An example of the decontamination actions undertaken by the municipalities of the Fukushima Prefecture was the use of bulldozers to scrape and remove contaminated soil around schools and schoolyards. The aim was to reduce the annual exposure of schoolchildren below the legal limit of 1 millisievert / year. By October 2013, 400 school yards had been properly decontaminated.

April 2014: First returns to Tamura
Approximately 350 residents were allowed to return on 1 April 2014 to the Miyakoki district of the municipality of Tamura within the 20 km exclusion zone. How many of these residents will return? According to Kimiko Koyama, 69, left on the photo; "Many of our friends and neighbors will not come back. There is no work, it is not convenient and young people are afraid of radiation."
BBC / Reuters

First returns. How many people one could have avoided to evacuate?

Among the 11 communes in the Special Decontamination Zone, the first clean-up to be completed was in Tamura, the first municipality where the evacuation order was lifted. The return of the inhabitants was authorized from the beginning of April 2014.

In September 2015, the Japanese authorities invited the inhabitants of Narana to return to their city. This small town, 20 km from the plant, was completely evacuated in 2011 and was the first to allow the permanent return of its population after several years of decontamination. According to a BBC report, only 46% of residents expected to return.

In an interesting interview given in March 2016 in Les Echos, M.Jacques Répussard, director of the IRSN (french Istitute of Radioprotection and Nuclar Safety), questions the social and economic cost of evacuations, sometimes based on an overestimation of risks: “Researchers at the Tokyo University equipped with dosimeters workers who used to go to an evacuated area during the day. To their surprise, their dose was found to be one-third to one-half lower than expected the dose limit which had motivated the evacuation of the area. This is due to the fact that experts are trained to take safety margins to be certain to properly prevent risks "..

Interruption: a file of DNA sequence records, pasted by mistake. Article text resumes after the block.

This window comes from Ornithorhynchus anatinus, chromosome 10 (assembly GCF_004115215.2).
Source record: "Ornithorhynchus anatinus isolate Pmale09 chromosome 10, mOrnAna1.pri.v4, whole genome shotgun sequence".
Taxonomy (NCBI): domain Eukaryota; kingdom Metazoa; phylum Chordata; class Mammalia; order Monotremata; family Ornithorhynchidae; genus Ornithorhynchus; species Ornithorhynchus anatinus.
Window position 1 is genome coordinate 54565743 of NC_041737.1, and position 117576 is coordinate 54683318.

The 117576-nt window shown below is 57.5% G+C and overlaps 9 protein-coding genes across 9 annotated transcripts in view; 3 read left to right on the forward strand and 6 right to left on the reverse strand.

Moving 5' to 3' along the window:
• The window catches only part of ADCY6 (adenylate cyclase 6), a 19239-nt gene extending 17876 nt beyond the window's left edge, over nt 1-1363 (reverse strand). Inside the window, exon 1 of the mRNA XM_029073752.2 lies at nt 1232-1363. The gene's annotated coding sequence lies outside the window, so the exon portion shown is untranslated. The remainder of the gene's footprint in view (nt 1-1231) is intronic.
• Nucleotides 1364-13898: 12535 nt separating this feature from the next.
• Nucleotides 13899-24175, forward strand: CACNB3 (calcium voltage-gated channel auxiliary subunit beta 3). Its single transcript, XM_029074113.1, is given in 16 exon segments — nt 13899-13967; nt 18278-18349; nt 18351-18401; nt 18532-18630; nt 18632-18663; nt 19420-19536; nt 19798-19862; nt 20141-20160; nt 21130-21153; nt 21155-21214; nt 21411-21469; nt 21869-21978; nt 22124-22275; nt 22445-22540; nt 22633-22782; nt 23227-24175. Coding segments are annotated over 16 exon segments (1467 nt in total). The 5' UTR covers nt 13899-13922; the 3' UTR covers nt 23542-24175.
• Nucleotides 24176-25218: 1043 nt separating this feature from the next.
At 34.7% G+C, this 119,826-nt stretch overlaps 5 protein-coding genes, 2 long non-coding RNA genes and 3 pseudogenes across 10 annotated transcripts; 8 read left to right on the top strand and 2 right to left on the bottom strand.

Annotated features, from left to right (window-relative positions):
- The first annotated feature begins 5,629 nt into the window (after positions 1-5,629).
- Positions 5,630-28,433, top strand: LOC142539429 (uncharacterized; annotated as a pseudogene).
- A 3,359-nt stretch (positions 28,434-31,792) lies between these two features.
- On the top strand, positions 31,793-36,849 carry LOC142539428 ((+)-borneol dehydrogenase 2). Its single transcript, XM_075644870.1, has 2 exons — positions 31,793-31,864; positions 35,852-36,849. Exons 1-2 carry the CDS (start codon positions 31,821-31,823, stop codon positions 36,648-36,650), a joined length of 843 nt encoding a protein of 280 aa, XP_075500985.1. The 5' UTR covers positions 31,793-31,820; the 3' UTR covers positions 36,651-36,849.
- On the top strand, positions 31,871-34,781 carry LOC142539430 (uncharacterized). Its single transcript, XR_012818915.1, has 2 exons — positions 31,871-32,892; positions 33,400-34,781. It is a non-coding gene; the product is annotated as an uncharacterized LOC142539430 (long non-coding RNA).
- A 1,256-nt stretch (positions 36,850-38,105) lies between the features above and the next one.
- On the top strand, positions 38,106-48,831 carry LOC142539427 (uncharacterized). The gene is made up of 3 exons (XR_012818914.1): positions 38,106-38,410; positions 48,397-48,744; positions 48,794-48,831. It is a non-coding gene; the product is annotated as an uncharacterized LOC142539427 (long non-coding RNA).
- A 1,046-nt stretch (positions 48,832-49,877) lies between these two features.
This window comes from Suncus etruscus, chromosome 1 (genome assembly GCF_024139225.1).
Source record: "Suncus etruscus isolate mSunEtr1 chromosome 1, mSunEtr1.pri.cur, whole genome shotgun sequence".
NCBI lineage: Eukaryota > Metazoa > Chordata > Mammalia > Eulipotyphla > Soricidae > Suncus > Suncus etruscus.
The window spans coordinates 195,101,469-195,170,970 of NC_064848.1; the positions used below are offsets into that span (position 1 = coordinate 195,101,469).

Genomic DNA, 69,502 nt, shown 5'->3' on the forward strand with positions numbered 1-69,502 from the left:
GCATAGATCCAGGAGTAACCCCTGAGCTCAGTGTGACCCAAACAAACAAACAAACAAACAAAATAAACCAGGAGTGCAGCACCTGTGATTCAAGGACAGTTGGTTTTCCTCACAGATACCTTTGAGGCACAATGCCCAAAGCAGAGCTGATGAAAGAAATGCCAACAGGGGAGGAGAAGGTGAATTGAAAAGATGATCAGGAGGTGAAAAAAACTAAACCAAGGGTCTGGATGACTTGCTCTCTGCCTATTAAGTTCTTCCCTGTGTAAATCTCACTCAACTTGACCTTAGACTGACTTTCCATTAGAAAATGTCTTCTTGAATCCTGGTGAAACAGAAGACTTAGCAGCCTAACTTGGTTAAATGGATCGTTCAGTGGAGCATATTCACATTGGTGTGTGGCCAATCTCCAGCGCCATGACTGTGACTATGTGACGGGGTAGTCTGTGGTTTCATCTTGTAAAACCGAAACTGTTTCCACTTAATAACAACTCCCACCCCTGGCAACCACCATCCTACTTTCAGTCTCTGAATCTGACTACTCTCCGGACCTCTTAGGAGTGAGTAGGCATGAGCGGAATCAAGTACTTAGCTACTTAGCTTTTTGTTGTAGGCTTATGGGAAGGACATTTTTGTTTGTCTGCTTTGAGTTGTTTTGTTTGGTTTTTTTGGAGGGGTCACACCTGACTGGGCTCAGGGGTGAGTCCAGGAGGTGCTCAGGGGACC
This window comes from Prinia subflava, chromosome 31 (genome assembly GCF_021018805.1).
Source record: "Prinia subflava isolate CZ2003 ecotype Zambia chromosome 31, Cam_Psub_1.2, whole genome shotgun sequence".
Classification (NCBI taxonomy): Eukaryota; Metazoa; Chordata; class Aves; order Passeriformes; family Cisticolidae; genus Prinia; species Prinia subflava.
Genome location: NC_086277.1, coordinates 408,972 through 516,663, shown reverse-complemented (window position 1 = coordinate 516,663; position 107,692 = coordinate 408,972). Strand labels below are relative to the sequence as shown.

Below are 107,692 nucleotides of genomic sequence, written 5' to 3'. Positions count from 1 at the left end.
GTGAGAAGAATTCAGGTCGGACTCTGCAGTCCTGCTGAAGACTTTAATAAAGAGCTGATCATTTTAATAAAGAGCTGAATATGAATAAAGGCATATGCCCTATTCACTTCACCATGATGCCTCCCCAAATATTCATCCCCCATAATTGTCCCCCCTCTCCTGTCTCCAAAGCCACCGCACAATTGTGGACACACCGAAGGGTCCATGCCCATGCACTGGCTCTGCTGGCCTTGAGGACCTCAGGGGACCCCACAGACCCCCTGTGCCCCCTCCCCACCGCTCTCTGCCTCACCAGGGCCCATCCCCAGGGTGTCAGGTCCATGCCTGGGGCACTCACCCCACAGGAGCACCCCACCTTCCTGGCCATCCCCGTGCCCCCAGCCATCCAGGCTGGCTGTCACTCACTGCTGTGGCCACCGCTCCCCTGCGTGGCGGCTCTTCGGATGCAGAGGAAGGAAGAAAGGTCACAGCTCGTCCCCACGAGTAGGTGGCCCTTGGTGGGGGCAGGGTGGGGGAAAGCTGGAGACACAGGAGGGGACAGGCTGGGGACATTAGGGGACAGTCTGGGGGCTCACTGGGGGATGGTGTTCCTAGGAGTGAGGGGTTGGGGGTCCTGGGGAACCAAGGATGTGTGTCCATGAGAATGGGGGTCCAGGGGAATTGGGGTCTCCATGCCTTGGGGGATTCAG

Recognizing the high economic and social cost of evacuations, and the many lives shortened by uprooting of their environment, M.Repussard recommends not to evacuate as a precaution, but on the basis of a realistic estimate of the risk: "There were 200,000 evacuees , it may have been necessary to permanently evacuate only half ... ".

Map of first authorized returns
As the decontamination program for the territories has progressed considerably, lower levels of contamination allow the gradual return of inhabitants to some evacuated areas. Since April 2014 the return to all or part of 6 communes has been authorized, including that of Tamura and Naraha (either for permanent stays or for the day only). In 2017, other return authorizations are foreseen, in particular at Itate, the district the most far away from the nuclear plant and located in the mountain.
Since April 2014, returns have been authorized in 6 communes, where the exposure dose had dropped below 20 millisieverts per year. These returns should be accompanied at the end of March 2017 by a cessation of housing aids paid to the evacuees.

This decision is being challenged by organizations for whom the 20 mSv limit is too risky. But the risk of a future cancer resulting from such exposures, is very low according to the standard rule, less than 1 thousandth per year, probably less for people of a certain age. It must be put in perspective with the trauma of the evacuation and the importance for many to regain their lives environment and their homes.

By early 2016, 79,000 people were still displaced, including 48,000 in Fukushima Prefecture. Many families and individuals, especially young people, have restarted their lives in other territories. Three-quarters of the 25,000 people who had voluntarily left Fukushima prefecture did not intend to return, especially because, despite the efforts of the government, the economic activity is slow to restart.

Is Fukushima's exclusion zone doing more harm than radiation?, marsch 2016, Rupert Wingfield-Hayes (BBC News, Tokyo)